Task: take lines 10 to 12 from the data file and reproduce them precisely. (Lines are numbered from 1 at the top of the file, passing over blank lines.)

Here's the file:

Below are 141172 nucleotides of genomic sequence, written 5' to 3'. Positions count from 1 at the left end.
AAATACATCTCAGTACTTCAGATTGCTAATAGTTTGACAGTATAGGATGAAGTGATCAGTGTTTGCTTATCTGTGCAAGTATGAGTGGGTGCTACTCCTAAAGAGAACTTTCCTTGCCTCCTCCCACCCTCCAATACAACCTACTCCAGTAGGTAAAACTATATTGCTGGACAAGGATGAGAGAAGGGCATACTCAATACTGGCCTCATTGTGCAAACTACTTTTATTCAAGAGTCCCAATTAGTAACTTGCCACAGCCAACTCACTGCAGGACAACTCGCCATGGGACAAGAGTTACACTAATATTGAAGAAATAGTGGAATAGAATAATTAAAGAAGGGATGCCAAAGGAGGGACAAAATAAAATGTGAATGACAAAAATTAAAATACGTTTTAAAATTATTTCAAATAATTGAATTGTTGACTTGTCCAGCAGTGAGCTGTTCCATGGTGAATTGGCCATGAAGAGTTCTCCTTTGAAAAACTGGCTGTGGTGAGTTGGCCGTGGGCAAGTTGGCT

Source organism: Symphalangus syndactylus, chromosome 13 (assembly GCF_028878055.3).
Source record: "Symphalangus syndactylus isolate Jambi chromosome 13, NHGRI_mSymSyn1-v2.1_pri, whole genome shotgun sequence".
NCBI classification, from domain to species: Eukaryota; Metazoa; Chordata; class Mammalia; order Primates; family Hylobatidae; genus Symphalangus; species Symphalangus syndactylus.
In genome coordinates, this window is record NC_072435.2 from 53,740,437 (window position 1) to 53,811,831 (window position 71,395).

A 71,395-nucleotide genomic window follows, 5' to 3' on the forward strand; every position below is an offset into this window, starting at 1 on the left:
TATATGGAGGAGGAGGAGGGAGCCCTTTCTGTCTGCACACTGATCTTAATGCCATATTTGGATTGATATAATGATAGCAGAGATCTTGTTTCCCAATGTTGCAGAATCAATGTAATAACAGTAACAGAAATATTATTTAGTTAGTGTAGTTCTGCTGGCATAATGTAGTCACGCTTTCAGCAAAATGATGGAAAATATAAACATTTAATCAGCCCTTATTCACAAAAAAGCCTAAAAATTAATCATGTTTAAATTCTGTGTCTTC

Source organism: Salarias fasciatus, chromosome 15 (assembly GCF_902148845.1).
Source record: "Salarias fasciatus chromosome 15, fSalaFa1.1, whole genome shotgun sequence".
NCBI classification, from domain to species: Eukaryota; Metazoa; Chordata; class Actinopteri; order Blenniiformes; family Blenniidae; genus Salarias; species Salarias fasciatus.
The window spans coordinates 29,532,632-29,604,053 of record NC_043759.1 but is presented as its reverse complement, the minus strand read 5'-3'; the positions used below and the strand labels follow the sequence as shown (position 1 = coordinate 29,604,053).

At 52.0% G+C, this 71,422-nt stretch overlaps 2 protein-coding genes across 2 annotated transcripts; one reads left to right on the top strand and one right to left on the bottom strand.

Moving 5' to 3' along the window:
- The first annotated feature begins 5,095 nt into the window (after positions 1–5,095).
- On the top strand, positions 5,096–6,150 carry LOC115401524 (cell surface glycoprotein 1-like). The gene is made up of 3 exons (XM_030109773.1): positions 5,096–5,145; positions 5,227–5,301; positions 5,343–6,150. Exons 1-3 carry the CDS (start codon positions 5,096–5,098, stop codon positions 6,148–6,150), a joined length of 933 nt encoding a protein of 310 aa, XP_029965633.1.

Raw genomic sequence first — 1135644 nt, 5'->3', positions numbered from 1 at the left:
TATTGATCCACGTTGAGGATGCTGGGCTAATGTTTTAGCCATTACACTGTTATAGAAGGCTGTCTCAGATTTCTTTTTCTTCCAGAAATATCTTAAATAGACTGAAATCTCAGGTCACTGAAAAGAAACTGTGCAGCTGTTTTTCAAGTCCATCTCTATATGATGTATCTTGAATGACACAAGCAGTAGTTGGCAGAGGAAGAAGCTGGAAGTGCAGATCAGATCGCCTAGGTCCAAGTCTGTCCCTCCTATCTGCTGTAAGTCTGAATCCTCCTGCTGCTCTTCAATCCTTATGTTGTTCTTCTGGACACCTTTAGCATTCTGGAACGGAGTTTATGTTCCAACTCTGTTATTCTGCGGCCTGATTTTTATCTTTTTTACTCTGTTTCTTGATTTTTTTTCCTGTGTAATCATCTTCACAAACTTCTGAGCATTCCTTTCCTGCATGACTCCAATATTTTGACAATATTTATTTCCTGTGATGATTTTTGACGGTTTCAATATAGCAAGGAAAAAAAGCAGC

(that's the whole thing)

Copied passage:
Source record: "Salarias fasciatus chromosome 15, fSalaFa1.1, whole genome shotgun sequence".
NCBI classification, from domain to species: Eukaryota; Metazoa; Chordata; class Actinopteri; order Blenniiformes; family Blenniidae; genus Salarias; species Salarias fasciatus.
The window spans coordinates 29,532,632-29,604,053 of record NC_043759.1 but is presented as its reverse complement, the minus strand read 5'-3'; the positions used below and the strand labels follow the sequence as shown (position 1 = coordinate 29,604,053).